At Good Food Revolution we consider beer and wine to be food, and hence you’ll find them on this pantry list. Without meaning to sound in any way judgemental, how much alcohol do you usually consume over the course of a week? Would you be able to handle a week/two weeks/a month without said alcohol? I’d find it tough, especially if I were under stress.

Sure, if you keep a decent wine cellar you are certainly sitting pretty, but most people (even food lovers) don’t. This is an area that I really have to work upon… it’s just so difficult to justify the expense to my teetotal wife! Alternatively one could always purchase one of these. I’d love one of those… with the still attachment.

Chocolate/Cookies/Jams/Granola Bars/Treats

Although I don’t have a sweet tooth myself, I am aware that for many life would get extremely boring quickly without some of the sweeter things in life, so it’s always good to have a backup supply of such things. Also good for bribing children and spouses…


Whilst all of the above are my suggestions for an emergency pantry, it’s still very important to also have the following in reserve in case of an emergency:


Four litres per person per day or drinking, food preparation, personal hygiene and dishwashing. I recommend Aquatainers. Now, it’s unlikely that your water will get cut off with the current pandemic scare, but in the future, who knows what the future holds? Be sure to refill every 12 months, and half a teaspoon of bleach in 25L should keep it reasonably fresh-ish; it should have a very faint bleach scent.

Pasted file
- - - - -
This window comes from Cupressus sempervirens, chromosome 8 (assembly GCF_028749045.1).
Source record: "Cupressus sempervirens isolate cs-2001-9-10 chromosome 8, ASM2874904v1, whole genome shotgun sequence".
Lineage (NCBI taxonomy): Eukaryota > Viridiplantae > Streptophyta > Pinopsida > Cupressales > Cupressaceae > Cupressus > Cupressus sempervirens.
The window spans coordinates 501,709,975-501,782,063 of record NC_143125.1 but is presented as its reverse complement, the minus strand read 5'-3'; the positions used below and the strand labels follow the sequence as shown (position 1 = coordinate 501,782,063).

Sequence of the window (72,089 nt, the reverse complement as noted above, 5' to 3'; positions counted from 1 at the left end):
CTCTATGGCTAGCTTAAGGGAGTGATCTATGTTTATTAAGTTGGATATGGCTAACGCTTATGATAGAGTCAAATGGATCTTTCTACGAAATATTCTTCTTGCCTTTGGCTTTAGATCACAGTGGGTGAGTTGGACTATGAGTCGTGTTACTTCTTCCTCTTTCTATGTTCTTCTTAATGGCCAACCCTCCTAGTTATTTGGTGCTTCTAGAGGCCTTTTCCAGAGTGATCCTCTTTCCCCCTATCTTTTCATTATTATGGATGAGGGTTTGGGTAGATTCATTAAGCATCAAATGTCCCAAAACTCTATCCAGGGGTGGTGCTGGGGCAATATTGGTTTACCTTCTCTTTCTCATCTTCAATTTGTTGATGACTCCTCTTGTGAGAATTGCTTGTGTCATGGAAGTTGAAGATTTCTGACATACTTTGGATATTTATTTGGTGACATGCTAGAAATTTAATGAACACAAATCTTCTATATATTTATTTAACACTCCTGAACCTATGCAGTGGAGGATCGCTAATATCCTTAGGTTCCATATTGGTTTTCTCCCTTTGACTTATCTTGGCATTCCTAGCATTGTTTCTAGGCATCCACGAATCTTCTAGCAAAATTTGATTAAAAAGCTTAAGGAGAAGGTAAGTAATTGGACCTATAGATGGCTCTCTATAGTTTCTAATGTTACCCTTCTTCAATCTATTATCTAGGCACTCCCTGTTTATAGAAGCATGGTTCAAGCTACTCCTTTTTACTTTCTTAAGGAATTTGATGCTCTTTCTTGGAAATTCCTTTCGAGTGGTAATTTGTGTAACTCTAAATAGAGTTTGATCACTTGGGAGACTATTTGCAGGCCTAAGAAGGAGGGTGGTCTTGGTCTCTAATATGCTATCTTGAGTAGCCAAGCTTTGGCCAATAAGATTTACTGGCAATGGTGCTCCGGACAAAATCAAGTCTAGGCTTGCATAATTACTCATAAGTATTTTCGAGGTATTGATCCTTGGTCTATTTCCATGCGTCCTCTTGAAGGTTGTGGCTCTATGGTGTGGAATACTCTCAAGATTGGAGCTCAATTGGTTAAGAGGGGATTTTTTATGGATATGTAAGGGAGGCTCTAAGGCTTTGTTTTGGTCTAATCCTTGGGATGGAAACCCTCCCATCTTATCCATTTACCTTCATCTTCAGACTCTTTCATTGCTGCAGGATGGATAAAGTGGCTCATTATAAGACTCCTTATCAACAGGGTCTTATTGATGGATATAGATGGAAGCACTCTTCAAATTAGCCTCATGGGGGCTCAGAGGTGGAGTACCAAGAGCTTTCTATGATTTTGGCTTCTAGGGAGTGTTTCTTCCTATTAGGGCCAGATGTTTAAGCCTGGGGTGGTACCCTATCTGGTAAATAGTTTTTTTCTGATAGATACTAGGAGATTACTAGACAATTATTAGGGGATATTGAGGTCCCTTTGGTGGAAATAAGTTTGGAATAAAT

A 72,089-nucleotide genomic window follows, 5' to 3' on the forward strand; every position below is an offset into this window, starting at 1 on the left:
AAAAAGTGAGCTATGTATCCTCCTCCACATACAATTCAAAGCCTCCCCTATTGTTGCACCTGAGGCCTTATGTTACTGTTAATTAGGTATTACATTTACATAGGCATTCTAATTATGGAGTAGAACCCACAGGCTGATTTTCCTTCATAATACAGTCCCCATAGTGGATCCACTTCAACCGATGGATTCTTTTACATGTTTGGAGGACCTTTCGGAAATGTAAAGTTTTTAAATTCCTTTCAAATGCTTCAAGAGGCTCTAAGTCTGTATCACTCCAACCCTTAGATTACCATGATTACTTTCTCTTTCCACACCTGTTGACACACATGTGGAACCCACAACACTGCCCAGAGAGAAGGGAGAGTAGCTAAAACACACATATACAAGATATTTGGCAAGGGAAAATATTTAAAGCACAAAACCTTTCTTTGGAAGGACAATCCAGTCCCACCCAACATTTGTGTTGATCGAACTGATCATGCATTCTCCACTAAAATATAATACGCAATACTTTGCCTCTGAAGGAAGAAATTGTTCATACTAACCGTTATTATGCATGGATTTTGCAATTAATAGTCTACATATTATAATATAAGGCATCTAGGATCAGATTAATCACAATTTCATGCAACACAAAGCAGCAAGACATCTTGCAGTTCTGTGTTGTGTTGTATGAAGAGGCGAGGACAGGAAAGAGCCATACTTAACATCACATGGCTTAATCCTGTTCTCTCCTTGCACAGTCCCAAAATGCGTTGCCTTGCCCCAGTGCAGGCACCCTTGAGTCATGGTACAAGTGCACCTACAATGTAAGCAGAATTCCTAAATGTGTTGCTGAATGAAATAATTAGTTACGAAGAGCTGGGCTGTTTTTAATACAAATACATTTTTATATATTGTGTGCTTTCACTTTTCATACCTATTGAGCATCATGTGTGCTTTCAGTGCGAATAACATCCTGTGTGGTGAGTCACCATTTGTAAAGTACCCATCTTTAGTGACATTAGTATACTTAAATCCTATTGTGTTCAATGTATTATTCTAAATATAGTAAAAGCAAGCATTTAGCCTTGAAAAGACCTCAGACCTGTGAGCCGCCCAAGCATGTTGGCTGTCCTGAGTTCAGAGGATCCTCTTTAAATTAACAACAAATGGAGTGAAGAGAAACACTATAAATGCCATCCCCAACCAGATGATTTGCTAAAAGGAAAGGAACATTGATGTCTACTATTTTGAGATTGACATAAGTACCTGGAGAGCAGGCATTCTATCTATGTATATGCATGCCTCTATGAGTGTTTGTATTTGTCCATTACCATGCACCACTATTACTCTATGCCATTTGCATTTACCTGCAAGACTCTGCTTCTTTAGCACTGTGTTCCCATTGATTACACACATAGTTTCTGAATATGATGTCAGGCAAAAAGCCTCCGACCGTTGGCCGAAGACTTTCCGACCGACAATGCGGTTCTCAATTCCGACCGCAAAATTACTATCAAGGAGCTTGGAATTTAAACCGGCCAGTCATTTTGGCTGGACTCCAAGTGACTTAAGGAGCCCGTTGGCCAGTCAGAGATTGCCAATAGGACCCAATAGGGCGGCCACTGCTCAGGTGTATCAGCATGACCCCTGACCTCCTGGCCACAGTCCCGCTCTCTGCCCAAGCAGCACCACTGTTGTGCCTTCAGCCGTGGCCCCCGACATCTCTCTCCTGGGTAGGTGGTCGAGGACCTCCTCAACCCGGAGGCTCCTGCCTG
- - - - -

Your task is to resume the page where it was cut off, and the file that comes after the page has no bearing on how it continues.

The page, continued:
Medication and supplements

I think it’s pretty well understood that one should always have a reasonable supply of any prescription meds as well as painkillers and the like.

A backup can opener

If you have a lot of canned stuff you will be utterly screwed if your usual one breaks. Have you ever tried to open a can without one? Messy. “One is none, Two is one” as Survivalists often preach.

Candles/Battery lanterns (with regularly tested batteries)

Flashlights (with regularly tested batteries)

A Hand-Cranked Radio

You can get a pretty decent one for $30 here.

Toilet paper

How I wish I had splashed out and installed that bidet. Yes, get yourself some extra TP, but please don’t get too angry with anyone in Costco.

Cleaning materials (both for home and personal hygiene)

Bleach, disinfectant, Lysol spray/wipes, Razorblades, Antibacterial soap, Diva Cup



Edinburgh-born/Toronto-based Sommelier, consultant, writer, judge, and educator Jamie Drummond is the Director of Programs/Editor of Good Food Revolution… And be careful out there.